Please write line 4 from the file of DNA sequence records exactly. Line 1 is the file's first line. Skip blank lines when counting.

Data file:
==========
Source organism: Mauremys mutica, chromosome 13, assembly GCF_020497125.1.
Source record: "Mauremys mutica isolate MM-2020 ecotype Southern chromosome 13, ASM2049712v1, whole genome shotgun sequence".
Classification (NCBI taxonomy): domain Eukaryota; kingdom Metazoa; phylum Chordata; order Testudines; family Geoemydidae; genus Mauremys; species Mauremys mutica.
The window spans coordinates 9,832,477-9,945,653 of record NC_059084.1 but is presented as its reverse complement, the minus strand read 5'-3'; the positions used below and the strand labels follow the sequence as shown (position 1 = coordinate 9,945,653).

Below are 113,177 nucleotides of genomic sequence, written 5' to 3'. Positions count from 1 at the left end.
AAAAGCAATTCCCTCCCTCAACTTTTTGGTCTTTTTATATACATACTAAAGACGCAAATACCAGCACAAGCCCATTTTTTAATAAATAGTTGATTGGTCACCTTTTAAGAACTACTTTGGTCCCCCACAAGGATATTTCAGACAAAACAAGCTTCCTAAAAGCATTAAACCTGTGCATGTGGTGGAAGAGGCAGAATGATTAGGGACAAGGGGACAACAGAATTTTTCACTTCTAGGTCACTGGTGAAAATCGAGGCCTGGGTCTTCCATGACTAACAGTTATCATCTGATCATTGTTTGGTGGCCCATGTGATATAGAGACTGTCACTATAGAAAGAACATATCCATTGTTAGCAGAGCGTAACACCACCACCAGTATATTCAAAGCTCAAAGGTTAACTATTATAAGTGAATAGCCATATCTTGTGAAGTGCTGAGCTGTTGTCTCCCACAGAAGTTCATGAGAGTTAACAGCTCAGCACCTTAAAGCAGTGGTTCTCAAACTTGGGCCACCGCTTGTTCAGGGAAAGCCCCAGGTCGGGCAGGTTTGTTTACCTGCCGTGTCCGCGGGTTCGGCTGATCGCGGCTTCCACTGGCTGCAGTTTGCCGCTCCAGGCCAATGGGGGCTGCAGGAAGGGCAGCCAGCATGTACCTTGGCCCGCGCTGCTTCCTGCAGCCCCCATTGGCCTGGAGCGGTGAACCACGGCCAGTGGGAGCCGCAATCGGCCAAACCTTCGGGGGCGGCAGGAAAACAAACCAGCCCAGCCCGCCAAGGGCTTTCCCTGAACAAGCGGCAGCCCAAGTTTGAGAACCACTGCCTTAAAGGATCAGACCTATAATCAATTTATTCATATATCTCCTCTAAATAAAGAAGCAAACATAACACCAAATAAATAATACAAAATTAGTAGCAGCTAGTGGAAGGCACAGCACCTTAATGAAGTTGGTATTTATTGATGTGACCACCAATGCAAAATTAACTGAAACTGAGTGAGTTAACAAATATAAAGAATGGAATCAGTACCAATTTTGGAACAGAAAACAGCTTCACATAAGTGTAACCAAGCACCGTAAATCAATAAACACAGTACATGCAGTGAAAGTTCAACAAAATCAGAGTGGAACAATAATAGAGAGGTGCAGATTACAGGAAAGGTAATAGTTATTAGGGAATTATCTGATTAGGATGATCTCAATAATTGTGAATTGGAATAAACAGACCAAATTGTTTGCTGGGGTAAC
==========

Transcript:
The window spans coordinates 9,832,477-9,945,653 of record NC_059084.1 but is presented as its reverse complement, the minus strand read 5'-3'; the positions used below and the strand labels follow the sequence as shown (position 1 = coordinate 9,945,653).